Oil Volatility Makes for Tactical Trading

NEW YORK ( TheStreet) -- The oil market continues to provide decent trading opportunities.

Last week I wrote of this market being range-bound and how to play it. After testing the low end of the range, the market has snapped back with a vengeance and is right back in the middle of the range.

As of this writing, December crude oil futures are trading at $93.60 per barrel. After trading a bit lower earlier this morning, it seems the market is intent on adding to yesterday's strong gains. This market appears to be trading in equilibrium.

So far there has not been a catalyst to drive crude out of its trading range. Barring any geopolitical events, I do not see this changing any time soon either. Due to the holiday on Monday, the weekly EIA petroleum status report will be out during Thursday's session. Whether this moves the market remains to be seen. Analysts are looking for a build in crude inventories of 1.5 million barrels as the global economic recovery continues to sputter.

The notion of lower demand, however, has been counter-balanced by ongoing tensions in the Middle East. One could also argue that all the recent volatility we have seen in oil is the market attempting to confirm a near-term bottom at the low end of the recent range.

The volatility of crude oil options has been on the rise. Looking at a chart of the CBOE Crude Oil Volatility Index (OVX), this index has been trending to the upside recently, trading down near the 32 area on Oct. 2 and trading as high as 35 and change yesterday. The 35 area has proven to act as resistance on previous tests.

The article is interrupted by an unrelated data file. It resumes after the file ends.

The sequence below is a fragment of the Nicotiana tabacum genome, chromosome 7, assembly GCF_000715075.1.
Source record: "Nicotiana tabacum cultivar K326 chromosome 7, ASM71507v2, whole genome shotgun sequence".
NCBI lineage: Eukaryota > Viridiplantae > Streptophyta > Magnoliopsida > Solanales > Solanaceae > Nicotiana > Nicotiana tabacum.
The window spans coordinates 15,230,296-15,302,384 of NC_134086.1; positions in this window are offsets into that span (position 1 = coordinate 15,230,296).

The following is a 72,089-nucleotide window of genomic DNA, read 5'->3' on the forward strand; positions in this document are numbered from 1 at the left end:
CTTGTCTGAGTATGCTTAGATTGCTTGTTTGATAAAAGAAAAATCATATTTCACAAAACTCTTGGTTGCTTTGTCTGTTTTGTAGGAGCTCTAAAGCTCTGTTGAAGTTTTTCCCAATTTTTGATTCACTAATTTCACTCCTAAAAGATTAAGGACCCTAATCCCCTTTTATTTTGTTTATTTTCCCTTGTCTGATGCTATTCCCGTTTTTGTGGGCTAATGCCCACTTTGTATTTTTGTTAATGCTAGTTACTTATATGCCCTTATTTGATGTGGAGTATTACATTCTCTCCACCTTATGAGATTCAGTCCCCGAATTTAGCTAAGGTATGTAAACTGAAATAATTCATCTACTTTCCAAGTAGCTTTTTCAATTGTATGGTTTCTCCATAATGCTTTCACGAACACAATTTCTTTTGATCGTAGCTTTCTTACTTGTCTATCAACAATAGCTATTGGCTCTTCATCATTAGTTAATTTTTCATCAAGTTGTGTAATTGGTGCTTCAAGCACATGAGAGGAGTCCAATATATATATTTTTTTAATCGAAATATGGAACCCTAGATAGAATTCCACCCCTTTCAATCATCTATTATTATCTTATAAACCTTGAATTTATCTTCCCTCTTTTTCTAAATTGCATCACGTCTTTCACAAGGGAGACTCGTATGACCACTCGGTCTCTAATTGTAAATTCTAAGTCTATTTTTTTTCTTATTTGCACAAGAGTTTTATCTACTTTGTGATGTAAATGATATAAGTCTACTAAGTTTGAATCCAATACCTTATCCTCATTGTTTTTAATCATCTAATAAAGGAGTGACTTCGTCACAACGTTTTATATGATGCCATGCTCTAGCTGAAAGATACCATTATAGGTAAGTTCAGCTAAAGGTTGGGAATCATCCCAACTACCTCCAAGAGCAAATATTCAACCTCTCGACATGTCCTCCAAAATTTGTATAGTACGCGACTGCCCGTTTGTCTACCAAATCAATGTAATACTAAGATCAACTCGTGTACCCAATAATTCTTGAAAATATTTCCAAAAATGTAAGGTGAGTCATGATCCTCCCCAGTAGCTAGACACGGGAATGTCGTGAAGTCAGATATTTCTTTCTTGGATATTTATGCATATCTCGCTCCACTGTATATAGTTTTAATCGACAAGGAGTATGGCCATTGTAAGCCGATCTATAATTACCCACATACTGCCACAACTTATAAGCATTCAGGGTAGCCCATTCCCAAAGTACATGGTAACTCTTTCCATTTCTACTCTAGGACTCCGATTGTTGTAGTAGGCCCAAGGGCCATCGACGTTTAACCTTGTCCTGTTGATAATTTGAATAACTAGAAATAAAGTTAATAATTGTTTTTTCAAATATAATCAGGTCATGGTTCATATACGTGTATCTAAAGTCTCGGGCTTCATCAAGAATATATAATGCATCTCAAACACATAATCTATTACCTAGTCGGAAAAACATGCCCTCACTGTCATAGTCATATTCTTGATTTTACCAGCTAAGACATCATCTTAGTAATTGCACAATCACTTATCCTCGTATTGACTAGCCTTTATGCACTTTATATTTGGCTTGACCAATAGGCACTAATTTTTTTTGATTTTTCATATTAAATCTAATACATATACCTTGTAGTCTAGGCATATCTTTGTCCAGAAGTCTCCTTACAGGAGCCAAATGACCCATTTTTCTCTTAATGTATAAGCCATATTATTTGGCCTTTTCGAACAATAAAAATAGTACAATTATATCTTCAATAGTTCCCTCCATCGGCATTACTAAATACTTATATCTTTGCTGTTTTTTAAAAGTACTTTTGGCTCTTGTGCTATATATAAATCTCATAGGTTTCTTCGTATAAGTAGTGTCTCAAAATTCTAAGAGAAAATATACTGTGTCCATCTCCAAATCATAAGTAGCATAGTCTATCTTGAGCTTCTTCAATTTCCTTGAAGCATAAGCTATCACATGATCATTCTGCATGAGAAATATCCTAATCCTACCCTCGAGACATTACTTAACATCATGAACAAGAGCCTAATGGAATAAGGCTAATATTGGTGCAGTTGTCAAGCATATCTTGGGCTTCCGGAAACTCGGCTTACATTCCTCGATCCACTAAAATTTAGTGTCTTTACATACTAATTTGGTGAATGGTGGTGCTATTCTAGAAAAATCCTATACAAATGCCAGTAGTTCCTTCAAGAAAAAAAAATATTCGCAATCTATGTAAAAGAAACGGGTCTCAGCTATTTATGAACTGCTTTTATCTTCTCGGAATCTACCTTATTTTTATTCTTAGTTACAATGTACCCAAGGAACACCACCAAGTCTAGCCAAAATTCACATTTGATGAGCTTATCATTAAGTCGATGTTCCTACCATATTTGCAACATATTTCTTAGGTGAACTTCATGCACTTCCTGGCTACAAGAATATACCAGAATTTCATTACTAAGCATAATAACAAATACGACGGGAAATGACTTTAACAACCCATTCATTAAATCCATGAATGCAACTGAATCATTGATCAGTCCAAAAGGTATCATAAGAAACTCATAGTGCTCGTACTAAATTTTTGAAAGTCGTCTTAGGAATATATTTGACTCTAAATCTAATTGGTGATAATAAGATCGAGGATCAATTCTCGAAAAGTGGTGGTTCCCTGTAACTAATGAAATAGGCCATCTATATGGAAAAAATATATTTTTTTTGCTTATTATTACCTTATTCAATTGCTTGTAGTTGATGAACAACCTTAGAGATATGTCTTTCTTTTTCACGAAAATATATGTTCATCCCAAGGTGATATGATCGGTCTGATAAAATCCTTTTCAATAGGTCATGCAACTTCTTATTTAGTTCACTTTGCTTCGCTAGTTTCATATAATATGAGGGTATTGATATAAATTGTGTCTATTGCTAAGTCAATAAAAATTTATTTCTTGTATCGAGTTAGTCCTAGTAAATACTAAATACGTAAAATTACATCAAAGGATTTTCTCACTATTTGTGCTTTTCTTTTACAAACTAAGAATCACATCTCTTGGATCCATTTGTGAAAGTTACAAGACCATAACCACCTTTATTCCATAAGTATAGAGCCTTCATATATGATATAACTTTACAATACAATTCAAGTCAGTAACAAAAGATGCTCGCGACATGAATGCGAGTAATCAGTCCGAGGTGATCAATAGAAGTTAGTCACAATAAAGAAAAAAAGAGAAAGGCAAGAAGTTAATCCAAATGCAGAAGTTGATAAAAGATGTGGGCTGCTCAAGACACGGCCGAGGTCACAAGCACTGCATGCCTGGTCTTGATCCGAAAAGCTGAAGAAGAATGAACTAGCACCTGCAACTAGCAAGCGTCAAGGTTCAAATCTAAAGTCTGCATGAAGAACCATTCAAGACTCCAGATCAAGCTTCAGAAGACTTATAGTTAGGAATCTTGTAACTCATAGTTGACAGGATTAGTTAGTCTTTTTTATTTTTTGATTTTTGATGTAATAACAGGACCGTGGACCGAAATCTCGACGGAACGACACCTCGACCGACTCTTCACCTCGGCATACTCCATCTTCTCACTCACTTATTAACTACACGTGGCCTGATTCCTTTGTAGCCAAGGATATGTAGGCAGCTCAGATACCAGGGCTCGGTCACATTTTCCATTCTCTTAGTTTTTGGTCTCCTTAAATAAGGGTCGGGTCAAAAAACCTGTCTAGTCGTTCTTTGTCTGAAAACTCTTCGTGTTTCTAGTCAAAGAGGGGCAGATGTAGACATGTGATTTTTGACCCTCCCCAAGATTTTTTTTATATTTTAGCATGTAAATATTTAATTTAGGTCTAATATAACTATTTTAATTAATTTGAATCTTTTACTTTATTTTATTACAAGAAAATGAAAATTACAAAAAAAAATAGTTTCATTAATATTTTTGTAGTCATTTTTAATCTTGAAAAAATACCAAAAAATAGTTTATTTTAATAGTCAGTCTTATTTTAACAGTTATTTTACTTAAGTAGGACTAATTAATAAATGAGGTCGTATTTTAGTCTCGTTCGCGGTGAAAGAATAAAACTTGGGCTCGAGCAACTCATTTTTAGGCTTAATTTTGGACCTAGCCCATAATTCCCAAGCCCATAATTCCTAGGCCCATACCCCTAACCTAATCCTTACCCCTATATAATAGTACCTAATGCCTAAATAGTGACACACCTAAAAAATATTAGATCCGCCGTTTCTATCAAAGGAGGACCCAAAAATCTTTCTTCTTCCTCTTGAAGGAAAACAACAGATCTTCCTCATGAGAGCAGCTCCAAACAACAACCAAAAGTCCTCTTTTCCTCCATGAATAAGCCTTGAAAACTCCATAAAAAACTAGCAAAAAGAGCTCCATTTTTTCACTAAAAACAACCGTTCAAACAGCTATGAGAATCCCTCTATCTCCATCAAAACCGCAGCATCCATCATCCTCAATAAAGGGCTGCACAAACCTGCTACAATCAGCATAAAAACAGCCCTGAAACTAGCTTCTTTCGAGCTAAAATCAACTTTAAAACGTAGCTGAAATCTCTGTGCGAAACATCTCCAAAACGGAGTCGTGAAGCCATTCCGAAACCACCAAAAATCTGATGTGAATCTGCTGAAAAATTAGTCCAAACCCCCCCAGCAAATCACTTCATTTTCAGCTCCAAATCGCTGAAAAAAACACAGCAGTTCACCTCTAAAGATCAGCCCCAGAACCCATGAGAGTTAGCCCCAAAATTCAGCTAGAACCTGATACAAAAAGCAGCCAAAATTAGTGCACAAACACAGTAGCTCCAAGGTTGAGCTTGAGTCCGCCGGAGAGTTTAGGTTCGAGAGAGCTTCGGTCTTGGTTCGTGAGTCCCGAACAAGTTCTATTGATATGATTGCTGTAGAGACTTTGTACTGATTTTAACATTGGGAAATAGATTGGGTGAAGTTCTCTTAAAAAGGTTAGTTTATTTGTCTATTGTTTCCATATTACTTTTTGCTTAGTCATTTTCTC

The fact that the market price looks to be balanced here along with the rise of volatility into resistance could potentially make this an attractive premium selling opportunity. Please note today is Oct. 10 and trade information is based on the most recent data.

Below I will outline a short strangle strategy. Keep in mind that this position carries unlimited risk. An investor may lose more than his original investment. There are many other ways to collect what I feel may be overvalued option premiums in this market. Feel free to contact me for details.

Sell the December crude oil 82/107 strangle for a credit of 92 or better ($920).

Risk on trade: unlimited.

Profit potential (the premium collected minus applicable commissions and fees): In this case, maximum profit potential at expiration is $870 after subtracting a $25 r/t commission inclusive of all fees on two contracts. This maximum profit potential is reached with December crude oil futures trading between the break-even levels of $82.87 on the bottom and $106.13 on the top. December crude oil options expire on Nov. 13 and have 35 days until expiration.

The position may be closed any time prior to expiration with a gain or loss depending upon market conditions.

Please note: Futures and options trading is inherently risky and isn't suitable for all investors. Past performance isn't indicative of future results. Stop-loss orders meant to limit losses may not be effective because market conditions may make it impossible to execute such orders.
Matt Zeman is a trader at Kingsview Financial. He began his trading career as a runner in the grain pits at the Chicago Board of Trade before becoming an arbitrage clerk. Eventually he started trading equity options and stocks. Matt now is a full-time futures broker. He has been a frequent guest on CNBC, Fox and Bloomberg, and provides his views on the stock, bond and futures markets for financial media including Dow Jones, the L.A. Times and The Associated Press. Matt is a member of the Chicago Board of Trade, and carries series 3, 7 and 66 licenses.